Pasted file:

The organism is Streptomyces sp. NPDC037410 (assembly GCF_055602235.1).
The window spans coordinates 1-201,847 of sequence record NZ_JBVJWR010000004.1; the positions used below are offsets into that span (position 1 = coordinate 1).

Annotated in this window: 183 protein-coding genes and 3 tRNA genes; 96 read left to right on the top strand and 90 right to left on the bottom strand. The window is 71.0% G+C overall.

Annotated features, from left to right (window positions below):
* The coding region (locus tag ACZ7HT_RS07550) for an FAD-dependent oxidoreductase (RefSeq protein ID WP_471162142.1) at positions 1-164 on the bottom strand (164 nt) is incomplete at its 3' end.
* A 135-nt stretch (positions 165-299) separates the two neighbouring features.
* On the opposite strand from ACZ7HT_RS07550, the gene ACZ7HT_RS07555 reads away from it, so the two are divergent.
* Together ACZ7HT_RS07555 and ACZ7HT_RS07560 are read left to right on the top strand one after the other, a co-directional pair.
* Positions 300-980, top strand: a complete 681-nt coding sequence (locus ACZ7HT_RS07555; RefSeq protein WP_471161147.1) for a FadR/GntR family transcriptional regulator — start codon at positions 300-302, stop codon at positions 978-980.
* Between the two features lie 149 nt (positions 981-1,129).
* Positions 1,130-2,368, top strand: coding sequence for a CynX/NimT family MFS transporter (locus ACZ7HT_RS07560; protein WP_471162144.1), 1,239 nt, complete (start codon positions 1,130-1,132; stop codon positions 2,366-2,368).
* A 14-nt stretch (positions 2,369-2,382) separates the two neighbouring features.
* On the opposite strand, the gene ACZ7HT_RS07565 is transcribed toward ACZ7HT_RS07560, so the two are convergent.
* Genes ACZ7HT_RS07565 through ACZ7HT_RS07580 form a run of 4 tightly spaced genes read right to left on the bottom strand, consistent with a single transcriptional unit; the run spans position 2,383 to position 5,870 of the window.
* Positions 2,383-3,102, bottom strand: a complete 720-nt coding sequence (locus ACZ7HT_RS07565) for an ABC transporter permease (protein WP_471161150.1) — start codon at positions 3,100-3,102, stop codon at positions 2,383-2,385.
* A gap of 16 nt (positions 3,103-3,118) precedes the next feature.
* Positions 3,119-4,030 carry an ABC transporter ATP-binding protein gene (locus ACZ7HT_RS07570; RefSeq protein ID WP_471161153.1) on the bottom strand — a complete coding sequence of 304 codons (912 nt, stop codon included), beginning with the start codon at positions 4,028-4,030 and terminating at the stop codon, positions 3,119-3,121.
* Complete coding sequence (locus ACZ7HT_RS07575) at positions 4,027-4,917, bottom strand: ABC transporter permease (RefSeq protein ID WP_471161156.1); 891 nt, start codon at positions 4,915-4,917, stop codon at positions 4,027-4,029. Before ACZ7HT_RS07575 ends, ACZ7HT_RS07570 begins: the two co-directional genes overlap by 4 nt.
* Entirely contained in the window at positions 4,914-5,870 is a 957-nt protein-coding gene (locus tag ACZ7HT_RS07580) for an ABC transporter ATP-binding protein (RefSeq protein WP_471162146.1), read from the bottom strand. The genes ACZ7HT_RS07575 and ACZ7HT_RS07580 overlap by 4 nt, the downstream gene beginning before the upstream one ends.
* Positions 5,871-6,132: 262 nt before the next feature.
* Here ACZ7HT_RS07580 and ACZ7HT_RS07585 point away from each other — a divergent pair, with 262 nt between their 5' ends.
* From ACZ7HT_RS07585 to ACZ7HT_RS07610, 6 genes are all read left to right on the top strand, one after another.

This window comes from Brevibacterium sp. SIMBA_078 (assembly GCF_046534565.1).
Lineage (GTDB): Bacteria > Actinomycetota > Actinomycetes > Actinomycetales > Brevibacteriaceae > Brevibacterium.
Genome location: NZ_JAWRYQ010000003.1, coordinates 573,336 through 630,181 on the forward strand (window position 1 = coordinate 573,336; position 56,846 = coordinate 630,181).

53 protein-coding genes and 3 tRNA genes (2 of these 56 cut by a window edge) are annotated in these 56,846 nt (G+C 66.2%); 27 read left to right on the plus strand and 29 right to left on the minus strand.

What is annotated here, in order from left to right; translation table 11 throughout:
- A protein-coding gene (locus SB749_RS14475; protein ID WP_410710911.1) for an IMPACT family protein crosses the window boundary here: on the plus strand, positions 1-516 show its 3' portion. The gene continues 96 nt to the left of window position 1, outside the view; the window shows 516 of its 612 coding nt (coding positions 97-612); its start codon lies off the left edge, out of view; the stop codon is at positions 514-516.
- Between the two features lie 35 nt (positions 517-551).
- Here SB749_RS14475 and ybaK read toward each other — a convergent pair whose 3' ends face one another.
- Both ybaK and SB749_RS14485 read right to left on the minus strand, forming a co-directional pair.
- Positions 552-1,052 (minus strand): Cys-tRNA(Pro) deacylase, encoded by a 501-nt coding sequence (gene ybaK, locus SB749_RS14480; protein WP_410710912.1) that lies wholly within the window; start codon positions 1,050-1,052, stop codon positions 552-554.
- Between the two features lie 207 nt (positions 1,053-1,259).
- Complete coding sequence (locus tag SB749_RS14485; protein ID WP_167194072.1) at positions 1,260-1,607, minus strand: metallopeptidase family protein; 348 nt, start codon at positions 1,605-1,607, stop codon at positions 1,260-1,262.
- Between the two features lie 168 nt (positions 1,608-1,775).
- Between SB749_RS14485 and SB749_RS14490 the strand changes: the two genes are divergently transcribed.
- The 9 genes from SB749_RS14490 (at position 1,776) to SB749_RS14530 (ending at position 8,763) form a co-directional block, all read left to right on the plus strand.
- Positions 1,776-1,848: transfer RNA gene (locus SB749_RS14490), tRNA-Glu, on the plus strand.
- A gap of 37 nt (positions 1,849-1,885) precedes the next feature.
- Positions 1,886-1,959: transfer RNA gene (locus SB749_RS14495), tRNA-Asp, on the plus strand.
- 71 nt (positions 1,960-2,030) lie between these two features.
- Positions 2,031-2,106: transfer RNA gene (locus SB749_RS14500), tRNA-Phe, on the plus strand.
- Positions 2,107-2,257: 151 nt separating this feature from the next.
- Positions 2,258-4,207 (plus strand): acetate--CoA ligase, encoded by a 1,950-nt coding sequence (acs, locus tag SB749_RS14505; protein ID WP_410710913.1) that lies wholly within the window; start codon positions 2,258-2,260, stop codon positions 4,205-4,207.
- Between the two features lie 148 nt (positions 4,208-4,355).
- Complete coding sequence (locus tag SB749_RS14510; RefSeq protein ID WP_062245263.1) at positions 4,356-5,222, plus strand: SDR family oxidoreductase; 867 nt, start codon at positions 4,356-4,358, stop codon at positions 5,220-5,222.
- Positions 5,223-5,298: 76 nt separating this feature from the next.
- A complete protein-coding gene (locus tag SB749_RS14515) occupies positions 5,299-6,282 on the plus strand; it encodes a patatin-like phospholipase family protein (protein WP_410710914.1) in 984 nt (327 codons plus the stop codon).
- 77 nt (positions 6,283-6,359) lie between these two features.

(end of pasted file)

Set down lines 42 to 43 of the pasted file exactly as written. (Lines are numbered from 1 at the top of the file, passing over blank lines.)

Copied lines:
- Positions 2,031-2,106: transfer RNA gene (locus SB749_RS14500), tRNA-Phe, on the plus strand.
- Positions 2,107-2,257: 151 nt separating this feature from the next.